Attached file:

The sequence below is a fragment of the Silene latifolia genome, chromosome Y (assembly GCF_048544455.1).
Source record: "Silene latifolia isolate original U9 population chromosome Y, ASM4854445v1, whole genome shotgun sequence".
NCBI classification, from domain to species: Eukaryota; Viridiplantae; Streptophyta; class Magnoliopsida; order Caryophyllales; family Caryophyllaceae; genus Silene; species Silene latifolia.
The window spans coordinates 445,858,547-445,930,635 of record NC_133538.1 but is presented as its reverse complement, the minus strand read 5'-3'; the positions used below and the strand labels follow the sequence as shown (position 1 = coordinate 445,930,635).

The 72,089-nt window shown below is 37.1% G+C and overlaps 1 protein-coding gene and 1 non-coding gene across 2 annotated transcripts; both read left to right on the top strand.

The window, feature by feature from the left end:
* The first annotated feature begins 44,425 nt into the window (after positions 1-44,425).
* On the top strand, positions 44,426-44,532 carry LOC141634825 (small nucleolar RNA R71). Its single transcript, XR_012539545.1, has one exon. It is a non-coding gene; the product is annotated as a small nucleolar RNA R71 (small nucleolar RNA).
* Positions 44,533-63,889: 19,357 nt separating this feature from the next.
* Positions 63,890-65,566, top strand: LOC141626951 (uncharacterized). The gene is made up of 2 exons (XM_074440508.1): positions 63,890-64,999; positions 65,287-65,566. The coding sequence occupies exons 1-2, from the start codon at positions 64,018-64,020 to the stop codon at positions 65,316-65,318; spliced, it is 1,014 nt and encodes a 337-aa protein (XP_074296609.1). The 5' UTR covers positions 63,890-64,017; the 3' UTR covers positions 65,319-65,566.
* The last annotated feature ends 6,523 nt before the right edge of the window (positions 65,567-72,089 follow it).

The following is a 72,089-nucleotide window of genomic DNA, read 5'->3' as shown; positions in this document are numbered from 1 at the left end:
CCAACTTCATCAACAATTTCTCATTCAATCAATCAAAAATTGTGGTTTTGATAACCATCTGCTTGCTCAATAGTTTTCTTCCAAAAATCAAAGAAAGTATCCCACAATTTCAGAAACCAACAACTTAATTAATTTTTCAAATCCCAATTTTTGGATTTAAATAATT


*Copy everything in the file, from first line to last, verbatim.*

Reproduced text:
The sequence below is a fragment of the Silene latifolia genome, chromosome Y (assembly GCF_048544455.1).
Source record: "Silene latifolia isolate original U9 population chromosome Y, ASM4854445v1, whole genome shotgun sequence".
NCBI classification, from domain to species: Eukaryota; Viridiplantae; Streptophyta; class Magnoliopsida; order Caryophyllales; family Caryophyllaceae; genus Silene; species Silene latifolia.
The window spans coordinates 445,858,547-445,930,635 of record NC_133538.1 but is presented as its reverse complement, the minus strand read 5'-3'; the positions used below and the strand labels follow the sequence as shown (position 1 = coordinate 445,930,635).

The 72,089-nt window shown below is 37.1% G+C and overlaps 1 protein-coding gene and 1 non-coding gene across 2 annotated transcripts; both read left to right on the top strand.

The window, feature by feature from the left end:
* The first annotated feature begins 44,425 nt into the window (after positions 1-44,425).
* On the top strand, positions 44,426-44,532 carry LOC141634825 (small nucleolar RNA R71). Its single transcript, XR_012539545.1, has one exon. It is a non-coding gene; the product is annotated as a small nucleolar RNA R71 (small nucleolar RNA).
* Positions 44,533-63,889: 19,357 nt separating this feature from the next.
* Positions 63,890-65,566, top strand: LOC141626951 (uncharacterized). The gene is made up of 2 exons (XM_074440508.1): positions 63,890-64,999; positions 65,287-65,566. The coding sequence occupies exons 1-2, from the start codon at positions 64,018-64,020 to the stop codon at positions 65,316-65,318; spliced, it is 1,014 nt and encodes a 337-aa protein (XP_074296609.1). The 5' UTR covers positions 63,890-64,017; the 3' UTR covers positions 65,319-65,566.
* The last annotated feature ends 6,523 nt before the right edge of the window (positions 65,567-72,089 follow it).

The following is a 72,089-nucleotide window of genomic DNA, read 5'->3' as shown; positions in this document are numbered from 1 at the left end:
CCAACTTCATCAACAATTTCTCATTCAATCAATCAAAAATTGTGGTTTTGATAACCATCTGCTTGCTCAATAGTTTTCTTCCAAAAATCAAAGAAAGTATCCCACAATTTCAGAAACCAACAACTTAATTAATTTTTCAAATCCCAATTTTTGGATTTAAATAATT